Strategic 360s

Making feedback matter

Archive for January 2011

Who is the customer? Take Two

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In an earlier blog, I asked the question, “Who is the customer in a 360 process?”  The particular focus of that discussion was the length of 360 questionnaires.

I have recently been exploring the websites of various 360 Feedback providers to see the products/services that are offered, and how they are positioned. I was surprised by how many vendors are offering processing services without consulting services, which I think relates back to the potential problems that computer-driven solutions can cause that were covered a couple blogs ago.

What I would really like to briefly address, stemming from this search exercise, is the report formats and associated decisions in their design. One of the many decisions in designing a report is whether to show the actual frequency of responses. In my search of 360 websites, when report samples were provided they more often than not showed the mean score for each rater group (e.g., self, boss, direct reports, peers, customers) but not how the average was derived (i.e., the rating distribution).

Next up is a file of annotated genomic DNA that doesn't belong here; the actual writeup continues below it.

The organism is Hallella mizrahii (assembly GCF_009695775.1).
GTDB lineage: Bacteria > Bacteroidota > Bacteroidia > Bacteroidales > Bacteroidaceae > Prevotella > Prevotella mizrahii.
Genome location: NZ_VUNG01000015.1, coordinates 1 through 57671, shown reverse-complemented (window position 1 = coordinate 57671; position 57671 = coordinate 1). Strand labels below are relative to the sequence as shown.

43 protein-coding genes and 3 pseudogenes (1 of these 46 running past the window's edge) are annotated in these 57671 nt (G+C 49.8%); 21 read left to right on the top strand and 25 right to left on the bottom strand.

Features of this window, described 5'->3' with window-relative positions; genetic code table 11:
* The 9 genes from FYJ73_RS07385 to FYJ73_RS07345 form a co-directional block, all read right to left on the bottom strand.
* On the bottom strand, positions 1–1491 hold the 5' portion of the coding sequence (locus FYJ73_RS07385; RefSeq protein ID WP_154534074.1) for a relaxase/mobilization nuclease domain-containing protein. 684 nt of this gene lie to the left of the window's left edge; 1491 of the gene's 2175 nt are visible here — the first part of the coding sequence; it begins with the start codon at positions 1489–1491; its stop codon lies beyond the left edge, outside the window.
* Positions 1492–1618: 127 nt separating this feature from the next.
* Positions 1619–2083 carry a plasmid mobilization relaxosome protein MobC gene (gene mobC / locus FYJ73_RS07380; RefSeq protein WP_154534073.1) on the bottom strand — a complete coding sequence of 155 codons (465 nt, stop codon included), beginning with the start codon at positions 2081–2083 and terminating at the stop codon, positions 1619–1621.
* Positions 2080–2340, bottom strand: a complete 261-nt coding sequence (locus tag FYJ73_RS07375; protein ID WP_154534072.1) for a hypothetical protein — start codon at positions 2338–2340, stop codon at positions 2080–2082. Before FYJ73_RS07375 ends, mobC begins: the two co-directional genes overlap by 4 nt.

From experience, I know where this decision comes from. Typically, the rationale is that showing the frequencies will potentially draw attention to outliers (a single rating, usually at the low end of the scale) and cause problems if the ratee misuses that information. Misuse can come in the form of making assumptions as to who gave the rating, and/or exact some form of retribution on the supposed outlier.

These things do happen. My question is whether the best solution to this problem is to deny this potentially useful data to the ratee and other consumers of the report, such as their manager and possibly a coach.